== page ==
The sculpture court at the Walters Art Museum is one of Baltimore's most inviting spaces. Acoustically, it's a bit of a soup, but who cares in such an ambience?
That point was drive home Sunday evening when An Die Musik Live and the Walters presented the last in this season's series of early music concerts. This one, which drew a spill-over crowd, featured one of the Baltimore Symphony's star players, principal trumpet Andrew Balio, in a bright burst of baroque repertoire.
Some of Balio's colleagues from the orchestra, including concertmaster Jonathan Carney, were in his fine backup band of strings. The excellent harpsichordist Adam Pearl was also in the ensemble. And sharing the spotlight with Balio in part of the program was soprano Nola Richardson.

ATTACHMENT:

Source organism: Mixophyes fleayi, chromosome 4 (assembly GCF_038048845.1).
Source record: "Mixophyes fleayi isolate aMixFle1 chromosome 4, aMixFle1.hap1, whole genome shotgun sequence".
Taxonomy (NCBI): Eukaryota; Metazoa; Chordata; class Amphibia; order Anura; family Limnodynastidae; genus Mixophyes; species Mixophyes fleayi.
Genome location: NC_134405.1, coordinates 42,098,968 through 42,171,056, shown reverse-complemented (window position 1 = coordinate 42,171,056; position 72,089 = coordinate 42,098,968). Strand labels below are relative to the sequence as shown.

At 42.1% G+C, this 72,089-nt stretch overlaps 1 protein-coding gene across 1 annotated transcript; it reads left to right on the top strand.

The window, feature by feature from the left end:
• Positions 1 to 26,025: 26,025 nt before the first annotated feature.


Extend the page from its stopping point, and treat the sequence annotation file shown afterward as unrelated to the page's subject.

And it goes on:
Balio offered technically and musically gleaming work in an transcription of the great D minor Oboe Concerto usually attributed to Allesandro Marcello, and in a concerto by Torelli (soloist and ensemble were particularly impressive in the fugal rush of the second movement).
Richardson did her most effective singing in Scarlatti's cantata "Su le sponde del Tebro," negotiating the florid lines with clarity (as clear as the acoustics would allow) and vibrancy. She sounded less precise and comfortable in Bach's Cantata No. 51, but bounced back with a pearly "Let the bright Seraphim" from Handel's "Samson" that also had the benefit of Balio's spirited trumpeting.